My Wife is having an Affair… is it true?

My Wife is having an Affair… is it true?

Mr. P. Piccadilly is a 35-year-old married man who runs a Gas station. He has been referred to a private psychiatrist for assessment by his family doctor. His wife accompanies him.

His family doctor is concerned, as Mrs. Piccadilly reported that her husband has become increasingly suspicious of her over the previous 3 months, accusing her of having an affair.

He apparently has been searching for evidence of this, and she believes that he has been following her. She has become quite frightened of him, although he has never actually threatened or hurt her in the past.

Mr. Piccadilly tells the Psychiatrist that he knows his wife is having an affair, although he is unsure exactly who her partner is. He has recently employed the services of a private detective and checks her phone bills, receipts, and cloth¬ing for evidence. He denies any history of violence.
He has no past Psychiatric illness and he denies abuse of or dependence on Alcohol or illicit substances. He has never been a victim of violence himself nor has he had legal problems.

He has Appendectomy several years ago. There is no contributory history of mental illness in the family.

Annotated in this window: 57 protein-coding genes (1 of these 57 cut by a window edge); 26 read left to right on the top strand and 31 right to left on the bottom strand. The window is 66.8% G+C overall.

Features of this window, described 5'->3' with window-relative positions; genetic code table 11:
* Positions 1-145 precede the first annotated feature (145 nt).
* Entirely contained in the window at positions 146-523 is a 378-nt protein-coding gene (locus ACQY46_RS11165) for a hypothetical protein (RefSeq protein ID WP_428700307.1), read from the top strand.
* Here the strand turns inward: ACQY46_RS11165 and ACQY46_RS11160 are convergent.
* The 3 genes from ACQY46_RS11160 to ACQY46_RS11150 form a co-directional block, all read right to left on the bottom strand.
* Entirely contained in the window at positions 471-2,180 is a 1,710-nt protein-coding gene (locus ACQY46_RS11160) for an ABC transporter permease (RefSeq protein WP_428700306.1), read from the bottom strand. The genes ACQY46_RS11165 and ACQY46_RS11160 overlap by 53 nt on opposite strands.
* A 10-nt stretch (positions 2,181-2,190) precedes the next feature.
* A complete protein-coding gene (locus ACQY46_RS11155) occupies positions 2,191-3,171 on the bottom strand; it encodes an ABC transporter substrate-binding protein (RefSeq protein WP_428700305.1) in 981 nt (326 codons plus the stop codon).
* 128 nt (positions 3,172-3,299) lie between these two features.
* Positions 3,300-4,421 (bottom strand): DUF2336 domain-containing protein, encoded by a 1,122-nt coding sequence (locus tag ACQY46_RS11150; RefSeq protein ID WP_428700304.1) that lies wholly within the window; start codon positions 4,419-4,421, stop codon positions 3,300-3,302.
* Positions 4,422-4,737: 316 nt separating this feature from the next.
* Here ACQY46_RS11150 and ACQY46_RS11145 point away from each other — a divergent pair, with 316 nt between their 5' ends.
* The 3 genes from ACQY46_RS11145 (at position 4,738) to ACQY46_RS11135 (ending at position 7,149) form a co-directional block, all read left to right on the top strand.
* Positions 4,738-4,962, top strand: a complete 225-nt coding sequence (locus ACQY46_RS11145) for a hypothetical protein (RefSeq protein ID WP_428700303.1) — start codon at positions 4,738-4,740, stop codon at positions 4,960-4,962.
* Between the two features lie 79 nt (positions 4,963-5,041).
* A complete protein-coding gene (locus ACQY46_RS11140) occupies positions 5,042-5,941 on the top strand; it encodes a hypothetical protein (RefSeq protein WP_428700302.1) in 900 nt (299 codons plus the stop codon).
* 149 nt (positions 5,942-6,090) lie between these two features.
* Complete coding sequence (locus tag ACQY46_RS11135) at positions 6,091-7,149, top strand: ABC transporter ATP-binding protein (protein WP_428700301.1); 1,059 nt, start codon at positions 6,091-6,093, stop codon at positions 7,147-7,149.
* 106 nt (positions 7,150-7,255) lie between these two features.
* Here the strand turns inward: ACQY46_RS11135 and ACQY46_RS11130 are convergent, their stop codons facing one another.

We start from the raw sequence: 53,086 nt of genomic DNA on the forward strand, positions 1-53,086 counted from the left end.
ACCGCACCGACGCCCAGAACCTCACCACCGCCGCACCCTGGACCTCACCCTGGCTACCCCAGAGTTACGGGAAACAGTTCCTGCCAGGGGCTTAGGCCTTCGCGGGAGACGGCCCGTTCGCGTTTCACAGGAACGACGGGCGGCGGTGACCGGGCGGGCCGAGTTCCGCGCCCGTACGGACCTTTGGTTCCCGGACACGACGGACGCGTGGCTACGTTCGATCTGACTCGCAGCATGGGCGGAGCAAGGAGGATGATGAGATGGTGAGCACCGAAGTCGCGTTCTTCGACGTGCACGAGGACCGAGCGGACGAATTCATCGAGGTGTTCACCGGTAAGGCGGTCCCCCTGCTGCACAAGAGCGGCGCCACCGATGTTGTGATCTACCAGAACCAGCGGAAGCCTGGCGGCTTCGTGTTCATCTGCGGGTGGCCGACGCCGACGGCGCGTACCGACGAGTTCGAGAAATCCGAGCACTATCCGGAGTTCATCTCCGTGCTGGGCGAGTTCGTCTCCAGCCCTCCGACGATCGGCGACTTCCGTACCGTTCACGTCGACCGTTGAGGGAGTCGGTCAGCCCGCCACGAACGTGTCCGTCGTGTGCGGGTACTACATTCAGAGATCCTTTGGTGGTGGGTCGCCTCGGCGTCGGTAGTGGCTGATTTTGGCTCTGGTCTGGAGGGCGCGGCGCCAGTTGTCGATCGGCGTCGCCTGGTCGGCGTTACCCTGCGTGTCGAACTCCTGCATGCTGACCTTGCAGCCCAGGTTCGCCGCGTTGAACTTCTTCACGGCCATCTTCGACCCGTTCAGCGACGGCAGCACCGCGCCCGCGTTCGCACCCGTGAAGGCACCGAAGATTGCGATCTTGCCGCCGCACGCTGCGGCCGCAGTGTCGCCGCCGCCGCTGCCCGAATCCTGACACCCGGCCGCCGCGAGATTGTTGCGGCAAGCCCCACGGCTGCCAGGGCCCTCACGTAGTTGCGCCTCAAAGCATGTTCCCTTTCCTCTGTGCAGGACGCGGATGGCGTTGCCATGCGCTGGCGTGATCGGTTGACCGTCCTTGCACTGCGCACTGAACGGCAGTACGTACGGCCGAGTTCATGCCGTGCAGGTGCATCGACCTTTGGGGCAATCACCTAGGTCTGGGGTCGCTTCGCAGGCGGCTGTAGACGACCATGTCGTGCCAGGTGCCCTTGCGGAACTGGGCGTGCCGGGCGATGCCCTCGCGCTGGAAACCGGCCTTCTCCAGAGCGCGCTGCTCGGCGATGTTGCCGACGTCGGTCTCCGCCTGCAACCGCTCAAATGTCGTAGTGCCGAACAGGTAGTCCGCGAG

Mr. Piccadilly is the eldest of two sons. His parents are alive and well. He has been married for 10 years and claims that they were happy until recently. They have two children aged 8 and 6 years. He started running the gas station after college and is very successful.

The Psychiatrist noted that Mr. Piccadilly appears appropriate with his stated age with good hygiene. He had eye contact intermittently and the rapport was fair. He was guarded, suspicious. There were no abnormal movements but he becomes agitated and some¬what hostile during the interview. He described his mood "Fed up with all this carry-on." His thought process seems to have systemized delusions but he denies any perceptual abnormalities or experiencing any auditory hallucination. He denies suicidal ideation but he admits to thinking about following his wife and murdering her with her lover (or murdering the man who he thinks is her lover).

His Cognitive function was intact but his insight and judgment was impaired. The Family Doctor has done some blood test but all was within normal range. His wife confirms that she has not been having an affair, and that she is concerned about the safety of herself and the children.

The Psychiatrist after careful assessment made a diagnosis of Delusional disorder, jealous type (This is a rare disorder, which usually affects men. It may appear suddenly in those with no known past psychiatric history. Antipsychotic medication may be tried, but it can be difficult to treat and may only be resolved by separation, divorce, or the death of a spouse.) and suggested hospital admission and treatment. However Mr. Piccadilly refuses voluntary admission and is admitted involuntarily to psychiatry ward for further evaluation and a trial of antipsychotic medication.

Dr. Shaikh Wahab
Psychiatry Registrar , Australia

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